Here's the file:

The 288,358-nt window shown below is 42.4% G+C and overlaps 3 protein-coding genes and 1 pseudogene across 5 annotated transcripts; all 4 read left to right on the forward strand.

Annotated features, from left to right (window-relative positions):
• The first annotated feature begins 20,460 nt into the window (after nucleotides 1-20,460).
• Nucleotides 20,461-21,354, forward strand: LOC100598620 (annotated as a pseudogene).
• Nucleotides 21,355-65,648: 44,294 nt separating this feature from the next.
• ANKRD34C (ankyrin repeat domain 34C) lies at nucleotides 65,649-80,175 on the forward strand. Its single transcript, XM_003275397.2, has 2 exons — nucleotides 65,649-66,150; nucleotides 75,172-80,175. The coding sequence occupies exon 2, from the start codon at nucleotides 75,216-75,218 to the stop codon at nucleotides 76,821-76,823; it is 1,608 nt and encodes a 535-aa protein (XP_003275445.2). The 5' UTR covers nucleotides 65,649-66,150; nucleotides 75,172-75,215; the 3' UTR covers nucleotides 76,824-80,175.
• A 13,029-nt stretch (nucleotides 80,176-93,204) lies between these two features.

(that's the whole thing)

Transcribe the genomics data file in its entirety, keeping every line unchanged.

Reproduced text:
The 288,358-nt window shown below is 42.4% G+C and overlaps 3 protein-coding genes and 1 pseudogene across 5 annotated transcripts; all 4 read left to right on the forward strand.

Annotated features, from left to right (window-relative positions):
• The first annotated feature begins 20,460 nt into the window (after nucleotides 1-20,460).
• Nucleotides 20,461-21,354, forward strand: LOC100598620 (annotated as a pseudogene).
• Nucleotides 21,355-65,648: 44,294 nt separating this feature from the next.
• ANKRD34C (ankyrin repeat domain 34C) lies at nucleotides 65,649-80,175 on the forward strand. Its single transcript, XM_003275397.2, has 2 exons — nucleotides 65,649-66,150; nucleotides 75,172-80,175. The coding sequence occupies exon 2, from the start codon at nucleotides 75,216-75,218 to the stop codon at nucleotides 76,821-76,823; it is 1,608 nt and encodes a 535-aa protein (XP_003275445.2). The 5' UTR covers nucleotides 65,649-66,150; nucleotides 75,172-75,215; the 3' UTR covers nucleotides 76,824-80,175.
• A 13,029-nt stretch (nucleotides 80,176-93,204) lies between these two features.